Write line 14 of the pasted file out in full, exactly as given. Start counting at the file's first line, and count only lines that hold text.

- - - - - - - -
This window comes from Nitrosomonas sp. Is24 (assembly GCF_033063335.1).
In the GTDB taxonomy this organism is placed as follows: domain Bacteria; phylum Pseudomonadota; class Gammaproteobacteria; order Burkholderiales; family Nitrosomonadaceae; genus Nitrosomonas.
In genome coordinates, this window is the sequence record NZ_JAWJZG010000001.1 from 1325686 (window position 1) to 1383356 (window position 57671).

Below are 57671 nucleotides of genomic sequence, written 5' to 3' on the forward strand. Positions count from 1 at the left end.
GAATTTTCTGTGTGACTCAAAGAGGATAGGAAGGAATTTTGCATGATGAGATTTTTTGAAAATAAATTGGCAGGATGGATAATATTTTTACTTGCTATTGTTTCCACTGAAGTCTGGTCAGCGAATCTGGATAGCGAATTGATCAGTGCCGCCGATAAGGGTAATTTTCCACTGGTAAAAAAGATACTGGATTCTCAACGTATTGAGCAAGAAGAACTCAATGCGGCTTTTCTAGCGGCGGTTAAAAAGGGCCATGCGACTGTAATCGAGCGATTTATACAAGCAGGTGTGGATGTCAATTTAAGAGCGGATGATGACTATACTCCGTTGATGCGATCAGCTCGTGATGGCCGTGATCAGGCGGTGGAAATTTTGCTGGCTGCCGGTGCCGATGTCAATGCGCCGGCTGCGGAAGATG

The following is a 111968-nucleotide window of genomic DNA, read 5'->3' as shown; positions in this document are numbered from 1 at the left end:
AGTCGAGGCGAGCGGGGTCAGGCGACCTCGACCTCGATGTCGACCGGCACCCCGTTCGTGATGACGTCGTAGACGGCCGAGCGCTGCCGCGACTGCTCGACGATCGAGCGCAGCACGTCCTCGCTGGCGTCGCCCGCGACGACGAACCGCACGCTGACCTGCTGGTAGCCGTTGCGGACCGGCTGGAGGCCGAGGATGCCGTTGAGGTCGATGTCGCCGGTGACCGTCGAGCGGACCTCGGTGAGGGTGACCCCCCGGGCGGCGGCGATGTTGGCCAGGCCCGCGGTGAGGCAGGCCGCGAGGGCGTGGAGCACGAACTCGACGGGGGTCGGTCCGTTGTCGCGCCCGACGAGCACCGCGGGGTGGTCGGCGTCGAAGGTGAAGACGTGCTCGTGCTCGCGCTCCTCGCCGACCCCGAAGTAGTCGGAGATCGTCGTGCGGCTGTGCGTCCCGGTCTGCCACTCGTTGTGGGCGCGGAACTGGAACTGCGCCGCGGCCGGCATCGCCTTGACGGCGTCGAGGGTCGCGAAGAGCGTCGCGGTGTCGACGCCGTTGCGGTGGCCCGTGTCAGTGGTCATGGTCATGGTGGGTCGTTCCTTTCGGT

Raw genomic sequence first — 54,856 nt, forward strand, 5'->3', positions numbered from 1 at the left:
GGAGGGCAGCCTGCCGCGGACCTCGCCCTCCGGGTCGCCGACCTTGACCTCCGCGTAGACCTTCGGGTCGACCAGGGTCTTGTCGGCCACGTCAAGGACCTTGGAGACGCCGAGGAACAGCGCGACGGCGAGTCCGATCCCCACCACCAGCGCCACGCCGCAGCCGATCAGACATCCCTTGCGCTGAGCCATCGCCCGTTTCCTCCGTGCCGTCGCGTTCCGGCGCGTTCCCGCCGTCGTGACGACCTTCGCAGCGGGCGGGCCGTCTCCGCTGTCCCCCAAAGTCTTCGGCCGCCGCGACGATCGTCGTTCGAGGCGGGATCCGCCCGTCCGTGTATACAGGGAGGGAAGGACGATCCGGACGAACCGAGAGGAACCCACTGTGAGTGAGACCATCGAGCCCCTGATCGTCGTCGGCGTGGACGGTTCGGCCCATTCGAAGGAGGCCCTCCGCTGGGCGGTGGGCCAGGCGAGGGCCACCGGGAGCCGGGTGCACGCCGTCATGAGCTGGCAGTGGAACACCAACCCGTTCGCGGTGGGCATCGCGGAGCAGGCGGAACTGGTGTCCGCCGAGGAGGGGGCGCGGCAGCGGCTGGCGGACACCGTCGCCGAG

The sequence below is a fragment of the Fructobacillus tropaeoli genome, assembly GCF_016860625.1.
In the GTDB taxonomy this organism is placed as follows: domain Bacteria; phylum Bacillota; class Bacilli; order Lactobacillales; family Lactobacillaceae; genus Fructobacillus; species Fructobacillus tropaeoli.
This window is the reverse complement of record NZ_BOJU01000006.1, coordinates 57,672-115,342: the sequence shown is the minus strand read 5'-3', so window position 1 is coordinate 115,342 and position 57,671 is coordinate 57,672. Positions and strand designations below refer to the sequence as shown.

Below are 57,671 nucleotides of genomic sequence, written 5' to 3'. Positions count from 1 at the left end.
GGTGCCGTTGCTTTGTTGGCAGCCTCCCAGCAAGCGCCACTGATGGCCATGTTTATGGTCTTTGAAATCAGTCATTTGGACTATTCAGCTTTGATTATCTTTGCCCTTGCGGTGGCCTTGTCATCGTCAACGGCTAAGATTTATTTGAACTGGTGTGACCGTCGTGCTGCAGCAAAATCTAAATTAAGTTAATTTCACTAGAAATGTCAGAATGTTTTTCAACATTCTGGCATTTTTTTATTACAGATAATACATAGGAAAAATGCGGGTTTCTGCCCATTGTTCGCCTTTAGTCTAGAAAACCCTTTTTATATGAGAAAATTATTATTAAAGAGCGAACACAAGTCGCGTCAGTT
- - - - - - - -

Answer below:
GGTGCCGTTGCTTTGTTGGCAGCCTCCCAGCAAGCGCCACTGATGGCCATGTTTATGGTCTTTGAAATCAGTCATTTGGACTATTCAGCTTTGATTATCTTTGCCCTTGCGGTGGCCTTGTCATCGTCAACGGCTAAGATTTATTTGAACTGGTGTGACCGTCGTGCTGCAGCAAAATCTAAATTAAGTTAATTTCACTAGAAATGTCAGAATGTTTTTCAACATTCTGGCATTTTTTTATTACAGATAATACATAGGAAAAATGCGGGTTTCTGCCCATTGTTCGCCTTTAGTCTAGAAAACCCTTTTTATATGAGAAAATTATTATTAAAGAGCGAACACAAGTCGCGTCAGTT